Why Scrum may not be working for you

Yes, we have been following Scrum for some time now and yes, it’s a viral term that many have come to dislike due to the tremendous hype. Although it has been proven to be successful for many organisations, it’s only a means to an end and definitely not a universal truth for everyone. In fact, one specific weak link can become detrimental for the product’s success — the Product Owner.

The importance of the Product Owner

Roughly speaking, in any given Scrum team it’s the developers’ job to do the work and it’s the Product Owner’s job to ensure the rest of the team is focusing on the right work. That means the PO is responsible for increasing the ROI made in that team by an organisation. Some of the daily tasks of a Product Owner include:

  • Syncing information between the Developers, Marketing and Management — involves a somewhat deep understanding of each field.
  • Understanding the customer’s needs and issues . The PO has to become an expert in the problem being solved by the product — involves close contact with the target audience.
  • Syncing information with the Sales and Support teams — again, contributes to the understanding of the problem.
  • Making sure that development is progressing within the set budget and all deadlines are being kept.
  • Creating user stories, translating those into tickets (tasks) and prioritising them based on importance, in order to set the product direction. The tickets should involve extensive details on every feature so the development team can understand what must be done and why. It will often involve the creation of mock-ups.
  • Market research, related to the industry, in which the product will be situated, in order to understand the competitive landscape — often involves attending conferences and subject matter events.
  • Working with QA to make sure the product works correctly and according to the given specification.
  • Resolving any issue that will inevitably arise within the team. A Scrum team involves different people with different personalities working together, so normal, every day friction is bound to take place. It’s the PO’s job to solve those issues before they get out of hand and become an obstacle for the product delivery.

Even after the successful product delivery the Product Owner has to work closely with the Sales and Support team to make sure they know how to appropriately communicate the product values and how to handle customer issues that arise.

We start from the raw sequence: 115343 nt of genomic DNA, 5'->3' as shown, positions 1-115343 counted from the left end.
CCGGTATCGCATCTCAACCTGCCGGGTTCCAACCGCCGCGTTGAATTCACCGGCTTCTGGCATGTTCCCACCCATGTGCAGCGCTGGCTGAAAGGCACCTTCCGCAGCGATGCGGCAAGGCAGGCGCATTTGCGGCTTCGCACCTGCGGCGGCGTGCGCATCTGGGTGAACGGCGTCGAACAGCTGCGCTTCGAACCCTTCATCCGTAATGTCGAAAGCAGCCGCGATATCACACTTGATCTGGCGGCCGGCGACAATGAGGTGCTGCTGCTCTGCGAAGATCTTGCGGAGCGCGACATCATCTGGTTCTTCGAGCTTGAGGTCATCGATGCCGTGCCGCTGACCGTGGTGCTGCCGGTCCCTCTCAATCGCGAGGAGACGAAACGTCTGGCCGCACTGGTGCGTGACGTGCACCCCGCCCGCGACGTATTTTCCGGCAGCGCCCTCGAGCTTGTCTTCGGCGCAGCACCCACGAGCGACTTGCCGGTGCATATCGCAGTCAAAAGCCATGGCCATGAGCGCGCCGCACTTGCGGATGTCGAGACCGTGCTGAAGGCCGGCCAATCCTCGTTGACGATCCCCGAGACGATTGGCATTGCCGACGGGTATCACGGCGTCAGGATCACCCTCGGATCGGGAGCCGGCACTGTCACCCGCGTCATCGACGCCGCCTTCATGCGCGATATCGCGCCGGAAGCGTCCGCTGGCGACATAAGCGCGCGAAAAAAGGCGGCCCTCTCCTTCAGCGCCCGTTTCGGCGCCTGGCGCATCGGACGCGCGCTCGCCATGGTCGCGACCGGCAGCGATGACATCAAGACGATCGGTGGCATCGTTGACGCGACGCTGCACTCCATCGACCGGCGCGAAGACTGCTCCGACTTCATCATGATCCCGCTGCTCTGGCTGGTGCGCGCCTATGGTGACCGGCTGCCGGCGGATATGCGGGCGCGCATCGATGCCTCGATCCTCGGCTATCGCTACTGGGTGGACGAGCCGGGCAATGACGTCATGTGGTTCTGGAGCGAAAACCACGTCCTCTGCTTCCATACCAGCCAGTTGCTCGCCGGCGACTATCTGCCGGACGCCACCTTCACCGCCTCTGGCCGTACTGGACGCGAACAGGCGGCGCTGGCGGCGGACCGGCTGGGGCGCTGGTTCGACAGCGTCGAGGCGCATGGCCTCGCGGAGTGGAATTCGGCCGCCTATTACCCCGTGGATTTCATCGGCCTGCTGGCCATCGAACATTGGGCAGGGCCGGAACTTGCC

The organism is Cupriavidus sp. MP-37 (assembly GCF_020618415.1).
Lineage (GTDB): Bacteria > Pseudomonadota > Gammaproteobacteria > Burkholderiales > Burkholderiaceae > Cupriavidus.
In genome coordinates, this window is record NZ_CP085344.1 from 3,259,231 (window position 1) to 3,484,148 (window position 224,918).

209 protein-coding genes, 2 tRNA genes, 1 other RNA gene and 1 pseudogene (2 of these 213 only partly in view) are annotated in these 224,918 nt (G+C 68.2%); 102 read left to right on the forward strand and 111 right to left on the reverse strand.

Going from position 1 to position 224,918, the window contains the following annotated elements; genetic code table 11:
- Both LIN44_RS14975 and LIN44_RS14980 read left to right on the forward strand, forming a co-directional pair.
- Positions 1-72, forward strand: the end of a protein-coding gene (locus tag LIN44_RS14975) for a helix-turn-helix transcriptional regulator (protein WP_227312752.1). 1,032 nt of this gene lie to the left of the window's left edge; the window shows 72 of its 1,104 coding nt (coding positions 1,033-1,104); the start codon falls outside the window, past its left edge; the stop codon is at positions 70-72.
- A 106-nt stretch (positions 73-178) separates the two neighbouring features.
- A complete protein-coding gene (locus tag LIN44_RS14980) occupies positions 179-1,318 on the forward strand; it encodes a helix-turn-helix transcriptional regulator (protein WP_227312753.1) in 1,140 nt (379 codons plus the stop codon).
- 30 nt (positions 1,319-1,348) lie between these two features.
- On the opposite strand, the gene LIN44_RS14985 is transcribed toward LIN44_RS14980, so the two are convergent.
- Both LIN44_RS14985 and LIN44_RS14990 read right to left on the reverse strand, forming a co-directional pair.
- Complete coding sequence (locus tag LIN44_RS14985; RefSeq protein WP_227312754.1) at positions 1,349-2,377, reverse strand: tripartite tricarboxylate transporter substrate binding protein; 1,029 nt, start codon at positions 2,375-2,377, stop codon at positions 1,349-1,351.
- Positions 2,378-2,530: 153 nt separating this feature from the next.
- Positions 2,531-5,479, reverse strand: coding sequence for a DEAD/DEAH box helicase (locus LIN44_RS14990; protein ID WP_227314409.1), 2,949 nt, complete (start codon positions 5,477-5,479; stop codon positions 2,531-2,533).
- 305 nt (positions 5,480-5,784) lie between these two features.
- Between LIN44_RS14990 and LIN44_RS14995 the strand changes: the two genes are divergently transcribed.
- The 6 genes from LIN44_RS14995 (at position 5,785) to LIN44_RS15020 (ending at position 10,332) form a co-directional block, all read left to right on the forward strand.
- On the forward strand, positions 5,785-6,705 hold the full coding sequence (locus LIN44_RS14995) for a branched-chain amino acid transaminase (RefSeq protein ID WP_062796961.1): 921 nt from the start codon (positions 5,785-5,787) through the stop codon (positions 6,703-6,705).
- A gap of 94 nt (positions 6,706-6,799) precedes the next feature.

Wait, so why do Scrum teams fail?

Despite the huge list of responsibilities, related to the Product Owner’s work, the role’s importance is often underestimated. Even more so by the Po’s themselves. They often remain silent during team sprints, giving the spotlight to developers discussing technical issues, feeling that it is somehow more important than the overall product direction.

Surprisingly little resources are spent in building the required skills in a Product Owner, compared to the rest of the team, even though the final responsibility for an eventual product failure will lie precisely within the PO. This is why a lot of organisations deciding to adopt a Scrum approach ultimately don’t achieve the results they were expecting or even fail altogether.

The most important step you can take to prevent such a grim scenario is to work towards increasing the PO engagement within the team. The rest of the Scrum team has to better understand the vision of the product, to know which opportunities exist for cutting corners and where resources shouldn’t be spared. Further, the PO has to be as detailed as possible about every task at hand. The team shouldn’t be forced to make assumptions without the PO concerning product functionality or the result may end up nothing like intended. Each uncertainty has to be covered on the spot, before the sprint review.

Much of the unclarity can be alleviated through a properly kept backlog. Here comes another issue, though — being overly detailed with ticket description can leave little to no creative freedom for developers, thereby making their job boring or even reducing chances for innovative approaches. It’s a subtle balance, really.

The Product Owner is arguably the most important role in any given software development project and while the role’s majority of functions may seem like soft skills, it’s far from granted that the PO will automatically adopt the position’s requirements once the company decides to go for Scrum. The transition to Scrum must focus largely, even perhaps revolve around building up a solid PO figure that will lead the development direction into a successful product.